With cold and wet weather looming on the horizon, several Los Angeles City Council members have asked the city to evaluate the feasibility of using the downtown Convention Center into a temporary homeless shelter.
Councilmen Curren Price, Kevin de León and Gilbert Cedillo, who introduced the motion, said the pandemic has exacerbated the conditions on the streets and that the city needs to find ways to protect the region’s growing homeless populations when cold temperatures and more rain arrives.
“In the midst of the pandemic, we must take bold, dramatic action and do everything possible to ensure the safety of our communities,” said Price, whose district houses the convention center. “At this moment in time, we are being hard-pressed to think outside the box, come up with a variety of solutions and look for ways to use existing resources that are underutilized at a fraction of the cost.”
U.S. District Court Judge David O. Carter had previously challenged each City Council member to find solutions to shelter homeless people in their districts, the Los Angeles Times reported. This comes after the LA Alliance for Human Rights filed a lawsuit in March, which accused the city and county of failing to comprehensively address the homelessness crisis.
More than 41,000 people in Los Angeles currently live on the street, in a shelter or in a vehicle, an increase of 16.1% over last year, according to the Los Angeles Homeless Services Authority. Of those, 28,852 individuals are unsheltered, officials said.
Newly elected Councilman de León, who seconded Price’s motion, said the idea of using the convention center for emergency purposes is not new.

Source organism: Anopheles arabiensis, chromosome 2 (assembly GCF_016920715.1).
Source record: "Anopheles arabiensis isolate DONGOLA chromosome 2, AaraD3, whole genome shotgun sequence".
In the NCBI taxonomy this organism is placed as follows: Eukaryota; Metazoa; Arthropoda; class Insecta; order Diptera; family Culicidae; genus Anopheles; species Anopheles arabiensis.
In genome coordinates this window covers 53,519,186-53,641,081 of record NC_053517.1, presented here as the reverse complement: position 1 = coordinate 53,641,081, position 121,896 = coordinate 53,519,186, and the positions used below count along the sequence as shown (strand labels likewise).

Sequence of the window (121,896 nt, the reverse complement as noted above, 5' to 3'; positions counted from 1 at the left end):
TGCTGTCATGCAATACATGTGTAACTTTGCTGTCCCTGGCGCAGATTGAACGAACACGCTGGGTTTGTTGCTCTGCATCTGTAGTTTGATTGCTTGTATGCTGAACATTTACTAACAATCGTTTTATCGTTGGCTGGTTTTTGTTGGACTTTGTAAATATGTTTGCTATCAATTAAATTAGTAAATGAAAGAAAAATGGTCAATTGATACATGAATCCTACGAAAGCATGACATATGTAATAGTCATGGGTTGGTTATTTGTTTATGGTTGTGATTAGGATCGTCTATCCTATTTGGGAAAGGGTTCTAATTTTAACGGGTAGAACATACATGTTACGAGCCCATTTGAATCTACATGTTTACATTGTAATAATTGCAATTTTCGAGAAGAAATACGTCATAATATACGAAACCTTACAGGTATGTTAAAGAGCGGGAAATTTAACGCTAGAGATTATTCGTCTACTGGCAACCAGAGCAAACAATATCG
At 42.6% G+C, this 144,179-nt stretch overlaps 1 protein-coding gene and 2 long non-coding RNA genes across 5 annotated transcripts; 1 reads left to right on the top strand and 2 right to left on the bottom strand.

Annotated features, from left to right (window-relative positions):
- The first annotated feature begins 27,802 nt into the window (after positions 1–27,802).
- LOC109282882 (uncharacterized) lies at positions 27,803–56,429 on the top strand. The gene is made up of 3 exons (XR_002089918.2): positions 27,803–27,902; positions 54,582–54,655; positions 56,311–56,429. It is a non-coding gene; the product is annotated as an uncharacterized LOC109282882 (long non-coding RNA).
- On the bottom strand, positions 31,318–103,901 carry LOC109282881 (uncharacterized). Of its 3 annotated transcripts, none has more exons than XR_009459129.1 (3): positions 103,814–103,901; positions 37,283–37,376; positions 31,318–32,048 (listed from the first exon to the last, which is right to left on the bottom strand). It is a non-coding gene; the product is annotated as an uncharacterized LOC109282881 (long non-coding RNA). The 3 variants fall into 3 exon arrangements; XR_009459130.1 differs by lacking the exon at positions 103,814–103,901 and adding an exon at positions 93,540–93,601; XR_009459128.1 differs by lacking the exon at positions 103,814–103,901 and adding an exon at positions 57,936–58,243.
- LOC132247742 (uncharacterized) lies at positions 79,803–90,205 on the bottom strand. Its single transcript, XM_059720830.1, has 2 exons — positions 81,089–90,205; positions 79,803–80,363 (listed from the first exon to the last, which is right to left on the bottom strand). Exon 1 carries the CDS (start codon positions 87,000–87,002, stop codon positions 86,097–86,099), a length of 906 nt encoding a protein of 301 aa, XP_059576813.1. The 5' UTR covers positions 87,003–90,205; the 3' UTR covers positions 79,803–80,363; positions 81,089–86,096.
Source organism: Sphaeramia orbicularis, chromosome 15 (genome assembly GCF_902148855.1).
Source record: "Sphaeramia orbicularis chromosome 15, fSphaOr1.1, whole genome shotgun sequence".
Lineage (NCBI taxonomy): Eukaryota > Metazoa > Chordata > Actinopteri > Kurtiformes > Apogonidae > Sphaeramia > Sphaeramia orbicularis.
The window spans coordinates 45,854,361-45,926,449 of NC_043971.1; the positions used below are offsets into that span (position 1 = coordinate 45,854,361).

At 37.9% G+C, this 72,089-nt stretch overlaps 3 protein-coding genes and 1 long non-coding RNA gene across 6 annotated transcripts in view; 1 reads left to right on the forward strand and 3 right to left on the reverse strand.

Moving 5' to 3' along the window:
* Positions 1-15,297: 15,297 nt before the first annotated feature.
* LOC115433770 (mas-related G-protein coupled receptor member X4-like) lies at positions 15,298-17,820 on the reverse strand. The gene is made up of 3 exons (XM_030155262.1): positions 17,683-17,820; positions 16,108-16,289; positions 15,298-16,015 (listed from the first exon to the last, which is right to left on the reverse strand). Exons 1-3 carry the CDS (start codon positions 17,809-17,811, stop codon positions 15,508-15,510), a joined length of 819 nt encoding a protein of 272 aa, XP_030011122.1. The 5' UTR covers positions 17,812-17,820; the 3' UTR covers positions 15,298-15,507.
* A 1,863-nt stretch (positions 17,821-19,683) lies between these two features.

“We opened up our Convention Center to house those suffering from COVID-19, and we can surely do the same for those suffering from chronic homelessness and the rapidly-approaching tsunami of evictions,” de León said.
In April, with the onset of COVID-19, a portion of the Los Angeles Convention Center was transformed into a temporary medical facility to handle the overflow of recovering COVID-19 patients from local hospitals.
The building was outfitted with 250 beds and had the ability to expand operations if necessary, making the convention center a spacious venue to potentially shelter the city’s vulnerable population, the councilmen said.
“Unhoused Angelenos are now facing the long winter months with virtually no access to a warm place to sleep at night,” de León added. “Responding to this humanitarian crisis of biblical proportions requires us to be nimble and creative, doing everything in our power to move people off the street and indoors.”
The motion calls for the various city factions to study the proposal, including “the number of beds that could be reasonably incorporated into the building, and the potential services, funding requirements, and revenue impacts of such a project,” according to the motion filed. The different agencies will have 30 days to come up with recommendations.